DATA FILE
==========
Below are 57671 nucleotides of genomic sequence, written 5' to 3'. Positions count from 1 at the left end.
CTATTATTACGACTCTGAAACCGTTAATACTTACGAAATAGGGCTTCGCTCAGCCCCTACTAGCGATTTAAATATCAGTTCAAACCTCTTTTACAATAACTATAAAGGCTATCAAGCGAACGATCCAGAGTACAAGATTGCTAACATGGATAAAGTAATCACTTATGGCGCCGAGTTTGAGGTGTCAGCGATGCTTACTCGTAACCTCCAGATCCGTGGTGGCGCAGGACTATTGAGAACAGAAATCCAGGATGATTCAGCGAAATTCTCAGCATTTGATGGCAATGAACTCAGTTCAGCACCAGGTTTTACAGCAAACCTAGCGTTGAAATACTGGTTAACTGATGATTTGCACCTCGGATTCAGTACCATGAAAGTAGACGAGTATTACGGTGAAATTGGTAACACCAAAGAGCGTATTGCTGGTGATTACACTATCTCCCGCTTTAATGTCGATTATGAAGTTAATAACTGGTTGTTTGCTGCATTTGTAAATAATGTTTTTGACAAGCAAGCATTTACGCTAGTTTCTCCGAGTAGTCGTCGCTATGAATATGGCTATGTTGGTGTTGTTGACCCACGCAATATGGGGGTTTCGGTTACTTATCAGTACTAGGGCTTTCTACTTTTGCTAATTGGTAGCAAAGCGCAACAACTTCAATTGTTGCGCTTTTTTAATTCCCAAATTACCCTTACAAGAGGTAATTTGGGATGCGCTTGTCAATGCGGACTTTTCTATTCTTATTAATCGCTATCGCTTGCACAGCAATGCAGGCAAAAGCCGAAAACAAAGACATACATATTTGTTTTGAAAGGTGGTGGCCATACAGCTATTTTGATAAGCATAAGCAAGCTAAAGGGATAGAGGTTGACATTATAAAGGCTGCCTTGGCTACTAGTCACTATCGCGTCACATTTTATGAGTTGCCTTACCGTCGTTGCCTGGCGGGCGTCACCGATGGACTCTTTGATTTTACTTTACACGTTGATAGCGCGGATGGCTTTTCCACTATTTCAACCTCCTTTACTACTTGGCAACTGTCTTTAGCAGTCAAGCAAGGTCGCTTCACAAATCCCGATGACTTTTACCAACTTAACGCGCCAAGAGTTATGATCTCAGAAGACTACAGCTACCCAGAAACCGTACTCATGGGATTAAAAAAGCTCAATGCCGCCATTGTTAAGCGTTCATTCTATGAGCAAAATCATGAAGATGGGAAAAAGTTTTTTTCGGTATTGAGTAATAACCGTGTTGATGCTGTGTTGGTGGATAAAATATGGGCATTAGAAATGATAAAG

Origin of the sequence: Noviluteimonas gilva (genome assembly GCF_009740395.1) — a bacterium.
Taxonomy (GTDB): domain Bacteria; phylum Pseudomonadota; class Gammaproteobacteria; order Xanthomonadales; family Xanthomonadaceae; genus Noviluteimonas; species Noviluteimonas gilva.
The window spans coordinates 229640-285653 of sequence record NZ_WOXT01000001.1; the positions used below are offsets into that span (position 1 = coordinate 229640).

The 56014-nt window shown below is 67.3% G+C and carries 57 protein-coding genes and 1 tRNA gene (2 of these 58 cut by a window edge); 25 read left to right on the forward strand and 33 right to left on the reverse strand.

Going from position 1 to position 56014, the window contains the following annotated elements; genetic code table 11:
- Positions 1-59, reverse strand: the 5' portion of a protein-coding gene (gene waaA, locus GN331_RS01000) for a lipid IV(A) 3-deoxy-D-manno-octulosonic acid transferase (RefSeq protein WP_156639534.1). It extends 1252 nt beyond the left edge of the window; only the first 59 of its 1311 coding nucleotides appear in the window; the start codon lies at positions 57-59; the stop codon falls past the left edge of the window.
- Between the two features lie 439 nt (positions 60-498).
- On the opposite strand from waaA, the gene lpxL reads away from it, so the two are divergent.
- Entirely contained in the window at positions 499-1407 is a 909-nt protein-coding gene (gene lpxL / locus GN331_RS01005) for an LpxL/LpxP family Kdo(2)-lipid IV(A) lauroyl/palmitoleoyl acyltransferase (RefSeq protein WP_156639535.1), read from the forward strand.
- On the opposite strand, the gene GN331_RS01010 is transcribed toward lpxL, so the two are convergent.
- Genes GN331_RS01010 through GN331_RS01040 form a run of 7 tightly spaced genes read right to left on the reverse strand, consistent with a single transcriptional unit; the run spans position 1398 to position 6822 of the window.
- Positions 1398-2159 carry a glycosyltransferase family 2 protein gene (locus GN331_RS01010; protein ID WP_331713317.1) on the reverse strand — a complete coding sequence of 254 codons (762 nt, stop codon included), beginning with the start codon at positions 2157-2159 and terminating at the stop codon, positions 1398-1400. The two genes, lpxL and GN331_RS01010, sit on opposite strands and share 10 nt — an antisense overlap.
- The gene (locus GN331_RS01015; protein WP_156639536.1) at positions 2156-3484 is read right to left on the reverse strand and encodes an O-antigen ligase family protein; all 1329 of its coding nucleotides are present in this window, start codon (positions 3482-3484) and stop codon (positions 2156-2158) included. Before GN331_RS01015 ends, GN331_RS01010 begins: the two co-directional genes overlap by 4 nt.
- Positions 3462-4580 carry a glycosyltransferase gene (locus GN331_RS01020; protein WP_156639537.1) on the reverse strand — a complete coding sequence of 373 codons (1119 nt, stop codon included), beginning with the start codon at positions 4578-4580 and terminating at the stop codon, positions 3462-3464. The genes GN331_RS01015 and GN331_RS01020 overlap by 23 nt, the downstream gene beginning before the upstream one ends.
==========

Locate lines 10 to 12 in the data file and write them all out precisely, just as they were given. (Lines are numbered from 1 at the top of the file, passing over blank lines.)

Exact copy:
- On the opposite strand from waaA, the gene lpxL reads away from it, so the two are divergent.
- Entirely contained in the window at positions 499-1407 is a 909-nt protein-coding gene (gene lpxL / locus GN331_RS01005) for an LpxL/LpxP family Kdo(2)-lipid IV(A) lauroyl/palmitoleoyl acyltransferase (RefSeq protein WP_156639535.1), read from the forward strand.
- On the opposite strand, the gene GN331_RS01010 is transcribed toward lpxL, so the two are convergent.